What were the main findings of this survey?
- Those who consistently see the same GP have lower rates of health complications and fewer emergency hospital visits, researchers found.
- People with dementia who were consistently seen by the same GP over the course a year were given fewer medicines and were less likely to be given drugs that can cause problems like incontinence, drowsiness and falls.
- These patients were also 35% less likely to experience delirium, a state of confusion commonly seen among dementia patients.
- They were 58% less likely to experience incontinence.
- The study also found that dementia patients with a named GP were 10% less likely to have an emergency hospital admission compared to patients who had multiple GPs caring for them.
- UK authors said with no cure for dementia, patients need the best care possible.
But figures show a growing number of Britons are not getting to see their preferred GP, with a recent NHS survey showing only 45 percent of people did.
The health system is increasingly relying on locum doctors rather than permanent GPs and is also facing a combined shortage of doctors and burnout from those that are working due to the Covid pandemic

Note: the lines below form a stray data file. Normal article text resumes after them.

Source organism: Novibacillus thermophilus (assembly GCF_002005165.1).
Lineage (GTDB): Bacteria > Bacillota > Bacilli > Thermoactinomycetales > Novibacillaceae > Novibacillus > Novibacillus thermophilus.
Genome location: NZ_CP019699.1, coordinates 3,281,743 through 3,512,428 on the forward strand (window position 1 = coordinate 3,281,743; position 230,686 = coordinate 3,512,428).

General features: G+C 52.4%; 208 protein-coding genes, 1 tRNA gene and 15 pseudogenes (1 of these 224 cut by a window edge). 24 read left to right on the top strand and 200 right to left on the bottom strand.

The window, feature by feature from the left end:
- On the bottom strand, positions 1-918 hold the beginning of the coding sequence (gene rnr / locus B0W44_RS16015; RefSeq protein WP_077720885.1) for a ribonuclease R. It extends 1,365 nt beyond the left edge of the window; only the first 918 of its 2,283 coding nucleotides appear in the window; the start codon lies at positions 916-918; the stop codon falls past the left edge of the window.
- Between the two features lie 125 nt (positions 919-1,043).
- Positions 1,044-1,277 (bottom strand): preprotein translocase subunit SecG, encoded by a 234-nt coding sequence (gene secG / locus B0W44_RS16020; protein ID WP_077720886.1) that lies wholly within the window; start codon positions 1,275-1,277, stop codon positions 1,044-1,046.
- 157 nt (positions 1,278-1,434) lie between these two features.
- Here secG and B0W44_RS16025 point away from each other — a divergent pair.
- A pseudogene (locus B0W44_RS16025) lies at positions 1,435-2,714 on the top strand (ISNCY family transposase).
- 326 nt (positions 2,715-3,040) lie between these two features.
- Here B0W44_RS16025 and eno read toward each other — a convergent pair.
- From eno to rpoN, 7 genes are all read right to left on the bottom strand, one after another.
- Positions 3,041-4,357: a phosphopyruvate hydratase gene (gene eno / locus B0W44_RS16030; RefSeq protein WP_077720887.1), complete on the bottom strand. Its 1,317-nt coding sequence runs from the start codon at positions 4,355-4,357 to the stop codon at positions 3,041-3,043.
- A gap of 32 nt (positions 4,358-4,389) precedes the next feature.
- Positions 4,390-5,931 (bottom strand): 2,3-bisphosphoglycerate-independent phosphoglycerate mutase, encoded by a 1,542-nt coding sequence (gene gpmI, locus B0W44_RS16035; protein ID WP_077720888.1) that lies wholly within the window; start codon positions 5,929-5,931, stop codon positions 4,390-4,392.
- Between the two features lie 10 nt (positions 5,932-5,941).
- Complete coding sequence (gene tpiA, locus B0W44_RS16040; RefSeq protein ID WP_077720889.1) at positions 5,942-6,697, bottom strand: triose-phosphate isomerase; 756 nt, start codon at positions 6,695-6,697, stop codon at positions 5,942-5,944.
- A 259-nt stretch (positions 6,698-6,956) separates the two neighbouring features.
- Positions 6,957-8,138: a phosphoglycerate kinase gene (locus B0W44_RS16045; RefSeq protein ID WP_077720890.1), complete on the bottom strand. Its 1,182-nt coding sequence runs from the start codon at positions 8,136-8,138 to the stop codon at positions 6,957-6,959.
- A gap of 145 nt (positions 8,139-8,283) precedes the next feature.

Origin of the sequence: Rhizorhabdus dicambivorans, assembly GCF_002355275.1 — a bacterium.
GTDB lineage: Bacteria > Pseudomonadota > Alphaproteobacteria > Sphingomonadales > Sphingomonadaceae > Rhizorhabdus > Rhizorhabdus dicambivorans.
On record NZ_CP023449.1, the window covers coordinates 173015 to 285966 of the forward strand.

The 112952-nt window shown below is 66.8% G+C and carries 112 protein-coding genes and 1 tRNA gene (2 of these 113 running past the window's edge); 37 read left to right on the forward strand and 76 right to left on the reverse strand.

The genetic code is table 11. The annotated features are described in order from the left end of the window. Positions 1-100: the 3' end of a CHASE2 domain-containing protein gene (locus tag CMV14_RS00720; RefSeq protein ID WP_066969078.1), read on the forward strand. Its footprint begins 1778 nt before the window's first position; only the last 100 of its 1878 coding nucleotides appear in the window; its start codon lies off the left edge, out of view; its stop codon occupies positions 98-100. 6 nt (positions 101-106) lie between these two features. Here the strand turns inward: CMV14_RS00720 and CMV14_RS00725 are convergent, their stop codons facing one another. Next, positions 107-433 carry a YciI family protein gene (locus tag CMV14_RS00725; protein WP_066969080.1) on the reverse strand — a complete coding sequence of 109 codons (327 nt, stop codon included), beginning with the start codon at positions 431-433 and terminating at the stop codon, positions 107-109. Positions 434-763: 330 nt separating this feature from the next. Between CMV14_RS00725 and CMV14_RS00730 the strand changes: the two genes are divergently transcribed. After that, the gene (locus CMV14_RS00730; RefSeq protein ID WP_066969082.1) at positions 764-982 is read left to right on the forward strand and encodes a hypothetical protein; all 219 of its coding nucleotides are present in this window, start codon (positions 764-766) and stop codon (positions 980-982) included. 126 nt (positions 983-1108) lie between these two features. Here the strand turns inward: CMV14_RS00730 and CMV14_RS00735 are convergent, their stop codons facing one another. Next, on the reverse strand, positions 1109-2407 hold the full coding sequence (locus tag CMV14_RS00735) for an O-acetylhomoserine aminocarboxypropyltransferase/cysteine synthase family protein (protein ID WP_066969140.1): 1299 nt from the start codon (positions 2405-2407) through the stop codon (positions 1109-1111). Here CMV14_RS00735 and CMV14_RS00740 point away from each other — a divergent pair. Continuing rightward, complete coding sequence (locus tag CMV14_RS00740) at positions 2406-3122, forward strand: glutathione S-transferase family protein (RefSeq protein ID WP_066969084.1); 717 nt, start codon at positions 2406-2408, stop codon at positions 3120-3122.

Lead author Dr João Delgado, of the University of Exeter, said: “The number of people with dementia has been rising steadily and it is now one of the leading causes of death in the UK”
“In the absence of a cure, long-term care is particularly important”.
“Treating people with dementia can be complex because it often occurs together with other common diseases”.
“Our research shows that seeing the same general practitioner consistently over time is associated with improved safe prescribing and improved health outcomes”.
Study co-author, Sir Denis Pereira Gray, a research GP at St Leonard’s Practice in Exeter, said: “These new findings show that GP continuity is associated with important benefits for patients.”
“Whilst national policymakers have for years discouraged continuity, general practices can still provide good GP continuity through their internal practice organisation, for example, by using personal lists.”